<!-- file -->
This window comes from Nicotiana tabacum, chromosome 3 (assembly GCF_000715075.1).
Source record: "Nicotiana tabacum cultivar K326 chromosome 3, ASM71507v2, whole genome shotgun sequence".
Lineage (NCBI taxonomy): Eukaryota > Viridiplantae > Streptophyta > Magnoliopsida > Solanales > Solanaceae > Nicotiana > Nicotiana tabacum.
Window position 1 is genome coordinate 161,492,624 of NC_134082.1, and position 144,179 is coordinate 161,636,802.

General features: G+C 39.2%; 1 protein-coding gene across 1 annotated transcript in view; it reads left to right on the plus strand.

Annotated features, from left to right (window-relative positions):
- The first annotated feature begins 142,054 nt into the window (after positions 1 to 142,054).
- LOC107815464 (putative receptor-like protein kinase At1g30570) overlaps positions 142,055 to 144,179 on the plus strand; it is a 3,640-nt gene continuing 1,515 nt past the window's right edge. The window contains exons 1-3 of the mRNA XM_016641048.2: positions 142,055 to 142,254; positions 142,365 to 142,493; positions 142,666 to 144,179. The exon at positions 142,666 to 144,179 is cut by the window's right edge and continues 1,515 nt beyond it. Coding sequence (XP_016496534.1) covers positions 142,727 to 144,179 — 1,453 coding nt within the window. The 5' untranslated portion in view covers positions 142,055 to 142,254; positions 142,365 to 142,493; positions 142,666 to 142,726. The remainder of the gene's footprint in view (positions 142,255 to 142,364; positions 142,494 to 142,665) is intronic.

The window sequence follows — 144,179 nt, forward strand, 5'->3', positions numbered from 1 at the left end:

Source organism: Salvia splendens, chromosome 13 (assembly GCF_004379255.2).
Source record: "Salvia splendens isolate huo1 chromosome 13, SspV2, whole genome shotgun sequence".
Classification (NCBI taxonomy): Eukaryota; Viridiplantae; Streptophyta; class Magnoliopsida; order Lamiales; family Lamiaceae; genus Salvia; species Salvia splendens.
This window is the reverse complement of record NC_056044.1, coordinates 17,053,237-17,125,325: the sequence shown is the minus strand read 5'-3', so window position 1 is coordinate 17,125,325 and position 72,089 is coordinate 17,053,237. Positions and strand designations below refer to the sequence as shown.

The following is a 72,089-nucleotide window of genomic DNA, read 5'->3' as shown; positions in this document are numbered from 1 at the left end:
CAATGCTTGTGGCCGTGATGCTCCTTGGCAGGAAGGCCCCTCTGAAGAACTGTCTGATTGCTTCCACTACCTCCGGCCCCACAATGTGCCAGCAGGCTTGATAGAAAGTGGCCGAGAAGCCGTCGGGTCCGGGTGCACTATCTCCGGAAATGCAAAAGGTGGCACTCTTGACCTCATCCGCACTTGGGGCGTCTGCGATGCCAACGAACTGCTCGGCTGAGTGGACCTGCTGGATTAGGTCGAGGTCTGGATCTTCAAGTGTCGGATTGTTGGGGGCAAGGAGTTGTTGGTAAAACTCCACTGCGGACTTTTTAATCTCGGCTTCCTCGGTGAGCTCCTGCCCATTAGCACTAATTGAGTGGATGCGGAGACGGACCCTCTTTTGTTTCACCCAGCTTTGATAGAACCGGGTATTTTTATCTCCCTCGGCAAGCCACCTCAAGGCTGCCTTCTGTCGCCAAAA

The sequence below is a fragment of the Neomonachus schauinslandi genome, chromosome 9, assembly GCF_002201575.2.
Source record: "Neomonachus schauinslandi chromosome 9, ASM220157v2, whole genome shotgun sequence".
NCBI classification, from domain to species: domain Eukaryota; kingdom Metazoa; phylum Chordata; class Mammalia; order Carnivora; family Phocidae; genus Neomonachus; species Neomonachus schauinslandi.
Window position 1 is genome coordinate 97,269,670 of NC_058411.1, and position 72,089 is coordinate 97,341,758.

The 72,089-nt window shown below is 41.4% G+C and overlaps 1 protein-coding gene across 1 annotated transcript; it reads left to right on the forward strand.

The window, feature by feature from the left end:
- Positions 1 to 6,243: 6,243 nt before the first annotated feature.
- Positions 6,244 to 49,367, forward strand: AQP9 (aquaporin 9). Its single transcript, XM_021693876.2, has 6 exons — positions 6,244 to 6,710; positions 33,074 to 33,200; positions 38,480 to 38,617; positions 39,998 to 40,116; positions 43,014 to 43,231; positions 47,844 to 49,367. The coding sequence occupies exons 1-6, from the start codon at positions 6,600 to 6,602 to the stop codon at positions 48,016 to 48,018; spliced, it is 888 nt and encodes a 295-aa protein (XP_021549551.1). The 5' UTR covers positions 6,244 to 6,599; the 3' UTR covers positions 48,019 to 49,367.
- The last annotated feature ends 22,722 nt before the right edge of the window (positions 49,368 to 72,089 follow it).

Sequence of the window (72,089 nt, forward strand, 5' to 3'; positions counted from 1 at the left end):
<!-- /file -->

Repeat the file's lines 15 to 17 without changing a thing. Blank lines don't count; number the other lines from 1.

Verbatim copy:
CAATGCTTGTGGCCGTGATGCTCCTTGGCAGGAAGGCCCCTCTGAAGAACTGTCTGATTGCTTCCACTACCTCCGGCCCCACAATGTGCCAGCAGGCTTGATAGAAAGTGGCCGAGAAGCCGTCGGGTCCGGGTGCACTATCTCCGGAAATGCAAAAGGTGGCACTCTTGACCTCATCCGCACTTGGGGCGTCTGCGATGCCAACGAACTGCTCGGCTGAGTGGACCTGCTGGATTAGGTCGAGGTCTGGATCTTCAAGTGTCGGATTGTTGGGGGCAAGGAGTTGTTGGTAAAACTCCACTGCGGACTTTTTAATCTCGGCTTCCTCGGTGAGCTCCTGCCCATTAGCACTAATTGAGTGGATGCGGAGACGGACCCTCTTTTGTTTCACCCAGCTTTGATAGAACCGGGTATTTTTATCTCCCTCGGCAAGCCACCTCAAGGCTGCCTTCTGTCGCCAAAA

The sequence below is a fragment of the Neomonachus schauinslandi genome, chromosome 9, assembly GCF_002201575.2.
Source record: "Neomonachus schauinslandi chromosome 9, ASM220157v2, whole genome shotgun sequence".